Corbyn has surpassed all expectations—but there are still members of his party who won't want him as leaderby / June 9, 2017 / Leave a comment
“He’s taking us back to 1983!” That was the accusation levelled at Corbyn from the moment he was elected Labour leader in 2015. Neil Kinnock, who himself spent much of the 1980s dragging Labour back to the centre ground, put this point to me in no uncertain terms last year. The theory was that with Corbyn at the helm, Labour would once again lurch to the left, suffering the inevitable electoral consequences.
The first part of this conventional wisdom proved true: when the election was called, Labour unveiled a radical left-wing manifesto. The second part has proved completely, utterly wrong. Michael Foot’s Labour Party lost 52 seats; Corbyn’s, quite remarkably, has gained 29. That includes the people’s republic of Kensington, once one of the Tories’ safest seats.
We should not get carried away. Labour was still beaten well into second place. Corbyn’s supporters will point to his extremely high vote share—at 40 per cent, it is an increase of 10 per cent on 2015—but the Conservatives have won by far the most seats.
Still, Corbyn will take heart from the result. Crucially, he and his supporters will now feel the leadership is his for the long-run. With the prospect of another general election soon, and with dozens of new MPs elected for the first time thanks to the Corbyn swing, therefore owing their allegiances to him, he will expect to hang on. His critics set him the test of winning MPs—he has done just that.
And Corbyn triumphed in the most difficult of circumstances. A senior Labour source told me shortly after he was re-elected Labour leader last year: “honestly, this is a universal lesson of politics: divided parties don’t win elections.” Corbyn hasn’t won—but for him to make gains at all when so many of his MPs were briefing against him is nothing short of remarkable.
Will it be enough to convince the critics in his own party? We should not rule out the chance of another leadership content—and the ensuing bloodbath—entirely. Crucially, a hefty part of Labour’s moderate wing didn’t just oppose Corbyn during the campaign for his perceived unelectability; they actually disagreed with his ideas and policies. It is difficult to see last night’s result doing much to placate his most vehement critics.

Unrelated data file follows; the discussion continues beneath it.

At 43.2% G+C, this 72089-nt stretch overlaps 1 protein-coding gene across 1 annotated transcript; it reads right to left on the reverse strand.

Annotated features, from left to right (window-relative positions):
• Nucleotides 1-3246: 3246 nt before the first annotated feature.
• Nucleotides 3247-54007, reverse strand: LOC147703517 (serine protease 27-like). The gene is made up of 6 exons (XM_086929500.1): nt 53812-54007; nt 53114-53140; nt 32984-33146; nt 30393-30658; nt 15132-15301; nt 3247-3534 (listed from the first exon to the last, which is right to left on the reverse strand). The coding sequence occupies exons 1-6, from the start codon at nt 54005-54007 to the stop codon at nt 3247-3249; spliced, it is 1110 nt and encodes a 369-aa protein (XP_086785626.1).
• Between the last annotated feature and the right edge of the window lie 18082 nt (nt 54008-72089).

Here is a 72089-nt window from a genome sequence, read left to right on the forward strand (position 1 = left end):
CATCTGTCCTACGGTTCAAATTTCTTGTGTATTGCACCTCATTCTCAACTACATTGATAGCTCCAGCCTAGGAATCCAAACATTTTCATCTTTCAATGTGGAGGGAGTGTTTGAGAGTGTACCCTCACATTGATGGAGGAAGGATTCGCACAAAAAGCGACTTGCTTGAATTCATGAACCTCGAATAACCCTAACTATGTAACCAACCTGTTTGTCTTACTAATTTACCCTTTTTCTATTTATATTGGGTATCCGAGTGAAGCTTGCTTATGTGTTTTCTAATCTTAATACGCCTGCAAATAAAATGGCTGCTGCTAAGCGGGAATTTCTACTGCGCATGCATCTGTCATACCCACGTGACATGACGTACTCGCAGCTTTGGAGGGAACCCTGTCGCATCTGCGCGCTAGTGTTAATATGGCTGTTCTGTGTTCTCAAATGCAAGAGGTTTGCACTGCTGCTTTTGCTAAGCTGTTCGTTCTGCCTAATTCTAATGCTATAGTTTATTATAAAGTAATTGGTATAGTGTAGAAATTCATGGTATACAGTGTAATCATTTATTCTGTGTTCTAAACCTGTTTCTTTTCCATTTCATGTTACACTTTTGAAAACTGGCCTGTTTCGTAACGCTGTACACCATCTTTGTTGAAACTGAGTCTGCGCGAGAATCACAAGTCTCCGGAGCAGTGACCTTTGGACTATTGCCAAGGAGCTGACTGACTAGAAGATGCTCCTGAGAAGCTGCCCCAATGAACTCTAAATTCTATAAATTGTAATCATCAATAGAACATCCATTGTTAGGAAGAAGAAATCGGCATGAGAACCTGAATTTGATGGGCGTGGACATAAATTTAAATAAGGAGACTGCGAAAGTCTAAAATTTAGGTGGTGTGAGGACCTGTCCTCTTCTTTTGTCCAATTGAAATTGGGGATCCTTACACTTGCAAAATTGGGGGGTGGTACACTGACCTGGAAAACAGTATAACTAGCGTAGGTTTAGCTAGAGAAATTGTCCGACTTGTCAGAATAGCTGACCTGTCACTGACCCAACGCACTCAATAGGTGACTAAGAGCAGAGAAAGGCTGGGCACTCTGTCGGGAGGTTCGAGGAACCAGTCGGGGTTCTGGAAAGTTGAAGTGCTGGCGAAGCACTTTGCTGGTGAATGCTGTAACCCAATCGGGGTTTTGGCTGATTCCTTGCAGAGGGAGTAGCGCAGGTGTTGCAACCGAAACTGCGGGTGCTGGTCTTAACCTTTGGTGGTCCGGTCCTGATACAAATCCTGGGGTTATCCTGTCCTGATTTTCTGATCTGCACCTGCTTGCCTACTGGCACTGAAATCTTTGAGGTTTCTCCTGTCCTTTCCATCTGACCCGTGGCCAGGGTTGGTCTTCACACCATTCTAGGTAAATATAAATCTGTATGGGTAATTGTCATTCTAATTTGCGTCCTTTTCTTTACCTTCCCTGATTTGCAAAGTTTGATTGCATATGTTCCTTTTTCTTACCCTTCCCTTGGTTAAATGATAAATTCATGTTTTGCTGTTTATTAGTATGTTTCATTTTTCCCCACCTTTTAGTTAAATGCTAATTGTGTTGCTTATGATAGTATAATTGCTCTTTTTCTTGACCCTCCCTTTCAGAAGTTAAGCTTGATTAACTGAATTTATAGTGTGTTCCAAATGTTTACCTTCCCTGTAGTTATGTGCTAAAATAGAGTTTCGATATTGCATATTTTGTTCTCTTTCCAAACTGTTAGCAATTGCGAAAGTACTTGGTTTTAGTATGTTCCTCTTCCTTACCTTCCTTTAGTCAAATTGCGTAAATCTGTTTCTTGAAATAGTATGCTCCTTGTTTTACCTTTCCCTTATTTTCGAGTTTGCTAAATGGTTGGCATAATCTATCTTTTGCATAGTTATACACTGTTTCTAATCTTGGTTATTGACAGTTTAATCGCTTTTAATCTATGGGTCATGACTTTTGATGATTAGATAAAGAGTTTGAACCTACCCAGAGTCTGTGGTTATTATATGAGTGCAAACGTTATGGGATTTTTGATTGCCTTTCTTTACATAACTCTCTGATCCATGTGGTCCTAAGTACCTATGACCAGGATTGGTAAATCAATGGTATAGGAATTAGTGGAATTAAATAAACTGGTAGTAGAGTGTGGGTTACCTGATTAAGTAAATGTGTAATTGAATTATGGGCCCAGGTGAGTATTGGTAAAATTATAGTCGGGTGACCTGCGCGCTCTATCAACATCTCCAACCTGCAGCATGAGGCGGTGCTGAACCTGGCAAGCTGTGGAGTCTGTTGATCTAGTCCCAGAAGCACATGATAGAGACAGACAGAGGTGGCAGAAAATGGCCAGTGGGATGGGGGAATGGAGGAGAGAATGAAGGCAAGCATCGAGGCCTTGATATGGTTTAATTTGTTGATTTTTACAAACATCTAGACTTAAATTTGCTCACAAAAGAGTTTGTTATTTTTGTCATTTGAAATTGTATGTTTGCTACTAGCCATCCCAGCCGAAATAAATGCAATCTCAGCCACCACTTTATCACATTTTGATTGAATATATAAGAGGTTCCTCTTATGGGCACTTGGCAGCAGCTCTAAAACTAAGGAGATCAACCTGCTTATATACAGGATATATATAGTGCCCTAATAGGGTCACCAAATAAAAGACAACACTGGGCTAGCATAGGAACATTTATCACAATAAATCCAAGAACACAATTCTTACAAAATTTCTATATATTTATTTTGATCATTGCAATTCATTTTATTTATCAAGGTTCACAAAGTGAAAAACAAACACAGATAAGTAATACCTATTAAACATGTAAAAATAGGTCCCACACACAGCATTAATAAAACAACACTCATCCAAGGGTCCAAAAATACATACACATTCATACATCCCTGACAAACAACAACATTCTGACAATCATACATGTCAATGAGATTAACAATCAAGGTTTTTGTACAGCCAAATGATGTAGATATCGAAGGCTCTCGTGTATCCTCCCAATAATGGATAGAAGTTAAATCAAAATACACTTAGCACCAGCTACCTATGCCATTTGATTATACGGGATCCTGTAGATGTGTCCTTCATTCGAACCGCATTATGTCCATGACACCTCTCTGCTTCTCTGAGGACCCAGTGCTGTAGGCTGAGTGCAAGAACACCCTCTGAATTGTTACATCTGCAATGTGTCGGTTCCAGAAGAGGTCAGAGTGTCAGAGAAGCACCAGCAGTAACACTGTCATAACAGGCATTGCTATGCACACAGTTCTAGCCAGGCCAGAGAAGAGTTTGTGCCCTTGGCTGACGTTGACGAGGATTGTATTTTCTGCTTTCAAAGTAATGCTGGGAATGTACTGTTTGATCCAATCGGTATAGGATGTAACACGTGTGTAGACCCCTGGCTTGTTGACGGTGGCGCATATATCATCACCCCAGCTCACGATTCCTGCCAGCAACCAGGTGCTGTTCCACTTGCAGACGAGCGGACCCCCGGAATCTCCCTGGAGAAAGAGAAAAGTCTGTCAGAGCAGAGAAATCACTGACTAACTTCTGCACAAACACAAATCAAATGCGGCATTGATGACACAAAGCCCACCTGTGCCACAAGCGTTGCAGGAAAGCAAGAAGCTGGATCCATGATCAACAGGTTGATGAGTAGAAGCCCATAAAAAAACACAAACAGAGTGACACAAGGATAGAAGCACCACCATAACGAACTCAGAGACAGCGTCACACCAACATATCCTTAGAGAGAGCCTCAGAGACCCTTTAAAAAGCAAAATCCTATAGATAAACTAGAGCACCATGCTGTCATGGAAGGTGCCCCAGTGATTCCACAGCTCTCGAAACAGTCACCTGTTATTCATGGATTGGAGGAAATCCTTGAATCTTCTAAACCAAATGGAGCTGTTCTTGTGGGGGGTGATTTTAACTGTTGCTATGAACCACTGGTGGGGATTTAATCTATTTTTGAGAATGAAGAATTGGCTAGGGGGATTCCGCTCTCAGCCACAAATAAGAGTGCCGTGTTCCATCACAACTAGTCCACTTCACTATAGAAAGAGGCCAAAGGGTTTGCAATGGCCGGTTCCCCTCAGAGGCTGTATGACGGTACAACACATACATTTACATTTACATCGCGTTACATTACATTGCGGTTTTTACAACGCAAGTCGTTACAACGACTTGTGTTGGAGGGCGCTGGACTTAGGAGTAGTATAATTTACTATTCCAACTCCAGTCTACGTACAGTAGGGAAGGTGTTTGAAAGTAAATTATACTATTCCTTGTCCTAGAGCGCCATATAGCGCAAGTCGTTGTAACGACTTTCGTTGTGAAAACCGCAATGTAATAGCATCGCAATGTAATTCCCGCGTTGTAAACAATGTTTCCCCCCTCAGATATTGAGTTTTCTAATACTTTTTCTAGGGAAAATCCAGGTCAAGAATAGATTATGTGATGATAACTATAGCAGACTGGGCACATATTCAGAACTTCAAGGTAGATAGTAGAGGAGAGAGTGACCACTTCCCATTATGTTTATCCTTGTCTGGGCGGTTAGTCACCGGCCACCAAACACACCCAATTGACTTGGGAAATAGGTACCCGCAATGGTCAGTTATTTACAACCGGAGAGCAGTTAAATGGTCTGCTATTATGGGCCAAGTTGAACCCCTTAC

But if any leadership challenger—Chuka Umunna, Stephen Kinnock and Clive Lewis were all mentioned during the campaign—were to stand, it is difficult to see how they could topple Corbyn. Even if they received the required nominations from the party, the membership would likely prove an impassable obstacle.
The political landscape is littered with the corpses of those who underestimated the members’ allegiance to Corbyn. Now that he has led Labour to a better-than-expected result, this loyalty will only harden.
So Corbyn’s allies will now feel they have a mandate to remake the party. The much touted “McDonnell Amendment,” which would lower the threshold for MPs’ nominations in leadership contests, is very much on the cards. Currently, 15 per cent of Labour’s MPs must nominate a leadership candidate if he or she is to make it onto the ballot paper. This amendment would change it to 5 per cent.
If this happens, a hard left presence would be ensured on the ballot paper in future leadership elections. Then, Corbyn’s triumph will go beyond the result last night. His long-term political project will have taken an almighty step forward, too.